Republicans in Hempstead last week slated a public meeting to consider — wait for it — restricting the use of publicly funded mass mailings within 45 days of elections.
That’s a big deal.
First, because Republicans for the first time are picking up the mantle against mass mailings from elected officials that far too often are political brochures masquerading as public information.
Second, the use of such taxpayer-funded mailings by incumbents in Nassau and Suffolk counties has long come under criticism — although there have been few successful efforts to stop or slow distribution of such materials.
Last month, two Oyster Bay residents filed a lawsuit in State Supreme Court alleging that flyers sent out by Supervisor Joseph Saladino and the Republican-majority town board are political ads.
The suit, filed in Mineola, says the mailings violate a state law limiting the content of municipal publications to official matters.
A spokesman for Saladino said Monday night that the lawsuit was political and that Saladino, at the last town board meeting, had self-imposed a 30-day ban on mailings before the Nov. 7 election.
Saladino, a Republican, is seeking election as supervisor after he was appointed to the post following the resignation in January of former Supervisor John Venditto, who has pleaded not guilty to federal and state corruption charges. The fate of the six town board members — two of whom also were appointed to their posts — rests with voters in November as well.
In Nassau, District Attorney Madeline Singas, in a letter to the county Board of Ethics last month, sought an expedited opinion on the legality of officials’ use of taxpayer-funded mailings for promotional purposes. The idea was to have the board examine the county charter’s ban on taxpayer-funded mailings for political purposes — and then articulate what would constitute a violation.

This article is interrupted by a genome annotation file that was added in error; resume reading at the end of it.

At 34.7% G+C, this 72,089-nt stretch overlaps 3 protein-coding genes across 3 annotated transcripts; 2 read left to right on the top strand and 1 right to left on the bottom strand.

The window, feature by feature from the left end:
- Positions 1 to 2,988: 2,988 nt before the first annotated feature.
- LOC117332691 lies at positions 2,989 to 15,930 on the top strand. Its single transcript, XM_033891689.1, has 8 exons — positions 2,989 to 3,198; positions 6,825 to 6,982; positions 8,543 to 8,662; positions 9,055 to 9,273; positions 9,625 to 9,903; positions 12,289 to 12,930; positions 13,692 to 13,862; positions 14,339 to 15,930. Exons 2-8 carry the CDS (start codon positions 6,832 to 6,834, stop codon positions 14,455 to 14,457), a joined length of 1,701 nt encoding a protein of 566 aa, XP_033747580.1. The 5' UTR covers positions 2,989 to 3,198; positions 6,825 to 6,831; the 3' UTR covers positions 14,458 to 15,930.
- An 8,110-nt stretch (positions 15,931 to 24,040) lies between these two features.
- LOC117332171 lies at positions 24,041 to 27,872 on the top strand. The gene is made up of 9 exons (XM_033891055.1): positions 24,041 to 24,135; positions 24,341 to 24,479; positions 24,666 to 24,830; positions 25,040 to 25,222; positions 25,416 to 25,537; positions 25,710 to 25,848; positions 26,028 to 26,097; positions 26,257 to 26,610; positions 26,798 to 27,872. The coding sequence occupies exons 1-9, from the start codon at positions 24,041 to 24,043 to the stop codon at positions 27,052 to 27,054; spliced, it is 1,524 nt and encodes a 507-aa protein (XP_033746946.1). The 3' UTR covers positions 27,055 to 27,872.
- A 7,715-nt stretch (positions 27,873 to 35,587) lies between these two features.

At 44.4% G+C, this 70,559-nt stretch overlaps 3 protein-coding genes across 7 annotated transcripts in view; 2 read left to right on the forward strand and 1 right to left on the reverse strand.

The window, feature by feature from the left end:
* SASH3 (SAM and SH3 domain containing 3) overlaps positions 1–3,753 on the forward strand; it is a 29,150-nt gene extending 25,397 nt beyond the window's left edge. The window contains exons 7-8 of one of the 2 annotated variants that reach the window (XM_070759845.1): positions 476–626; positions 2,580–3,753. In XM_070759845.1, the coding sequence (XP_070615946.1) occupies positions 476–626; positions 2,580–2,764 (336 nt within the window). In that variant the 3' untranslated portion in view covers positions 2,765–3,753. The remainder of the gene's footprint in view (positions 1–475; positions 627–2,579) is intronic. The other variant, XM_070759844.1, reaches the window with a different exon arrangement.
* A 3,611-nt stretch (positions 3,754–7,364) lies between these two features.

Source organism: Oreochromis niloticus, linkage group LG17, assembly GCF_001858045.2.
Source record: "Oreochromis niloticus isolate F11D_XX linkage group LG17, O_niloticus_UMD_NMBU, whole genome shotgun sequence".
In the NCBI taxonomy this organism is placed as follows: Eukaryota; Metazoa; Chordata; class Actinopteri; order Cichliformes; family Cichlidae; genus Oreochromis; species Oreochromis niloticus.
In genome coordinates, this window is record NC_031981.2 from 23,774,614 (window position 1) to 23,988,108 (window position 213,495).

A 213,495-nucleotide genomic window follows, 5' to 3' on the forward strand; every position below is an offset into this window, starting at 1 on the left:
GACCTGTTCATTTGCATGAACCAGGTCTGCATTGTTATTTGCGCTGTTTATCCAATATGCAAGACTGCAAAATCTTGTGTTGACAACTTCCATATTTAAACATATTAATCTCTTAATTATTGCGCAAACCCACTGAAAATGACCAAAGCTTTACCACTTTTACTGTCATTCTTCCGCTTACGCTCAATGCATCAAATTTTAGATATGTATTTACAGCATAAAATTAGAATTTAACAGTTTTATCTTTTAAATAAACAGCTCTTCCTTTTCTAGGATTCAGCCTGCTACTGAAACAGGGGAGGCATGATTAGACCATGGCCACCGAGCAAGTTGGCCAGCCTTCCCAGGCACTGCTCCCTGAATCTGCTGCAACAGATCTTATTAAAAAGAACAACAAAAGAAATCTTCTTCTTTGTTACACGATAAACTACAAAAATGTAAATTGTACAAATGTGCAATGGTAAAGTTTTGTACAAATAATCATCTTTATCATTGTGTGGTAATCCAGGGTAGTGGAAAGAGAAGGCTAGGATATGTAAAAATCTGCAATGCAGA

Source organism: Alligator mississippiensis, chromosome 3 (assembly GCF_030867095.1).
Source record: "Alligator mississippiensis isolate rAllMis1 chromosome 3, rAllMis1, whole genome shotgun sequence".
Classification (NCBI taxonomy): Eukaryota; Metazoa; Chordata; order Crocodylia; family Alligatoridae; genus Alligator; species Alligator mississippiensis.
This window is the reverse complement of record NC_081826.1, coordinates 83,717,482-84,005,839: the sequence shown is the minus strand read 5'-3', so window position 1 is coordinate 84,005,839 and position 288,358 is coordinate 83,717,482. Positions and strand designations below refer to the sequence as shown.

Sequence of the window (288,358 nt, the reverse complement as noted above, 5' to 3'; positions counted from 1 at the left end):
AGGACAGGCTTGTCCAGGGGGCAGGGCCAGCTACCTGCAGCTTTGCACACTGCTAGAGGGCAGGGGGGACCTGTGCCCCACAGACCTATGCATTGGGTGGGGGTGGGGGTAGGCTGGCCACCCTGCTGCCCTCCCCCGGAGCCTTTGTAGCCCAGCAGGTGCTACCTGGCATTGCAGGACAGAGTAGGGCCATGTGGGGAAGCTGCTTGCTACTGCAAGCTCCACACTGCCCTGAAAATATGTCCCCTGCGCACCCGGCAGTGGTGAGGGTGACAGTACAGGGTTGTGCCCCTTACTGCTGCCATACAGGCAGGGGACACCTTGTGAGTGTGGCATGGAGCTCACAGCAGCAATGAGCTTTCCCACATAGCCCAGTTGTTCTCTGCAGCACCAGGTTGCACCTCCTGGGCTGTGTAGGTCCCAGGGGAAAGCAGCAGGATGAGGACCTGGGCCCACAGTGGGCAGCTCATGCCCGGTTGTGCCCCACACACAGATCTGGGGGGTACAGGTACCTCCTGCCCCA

“Without clear governing guidelines, rules and protocols, public officials in Nassau County continue to waste millions of tax dollars on self-promotional mailings to improve their election prospects,” wrote Singas, a Democrat. “ . . . But absent a provision providing clear notice of the unlawful action, my office cannot prosecute them for official misconduct.”
The ethics board’s response?
As of Monday, according to Singas spokesman Brendan Brosh, “We have received no acknowledgment, in any form.” The letter went out after Nassau’s Republican lawmakers increased their mailing budget by $400,000 — in an election year.
In Hempstead, a proposal put forward by town board members Erin King Sweeney and Bruce Blakeman would bar board members seeking re-election from sending out mailers within six weeks of an election, require town ethics board review of mailings and impose fines on violators.
Town board members, in a unanimous vote from an often-fractured panel, approved a hearing for Oct. 17 at 7 p.m. at Town Hall. It remains to be seen, however, whether Hempstead passes the measure — and manages to do so before Election Day.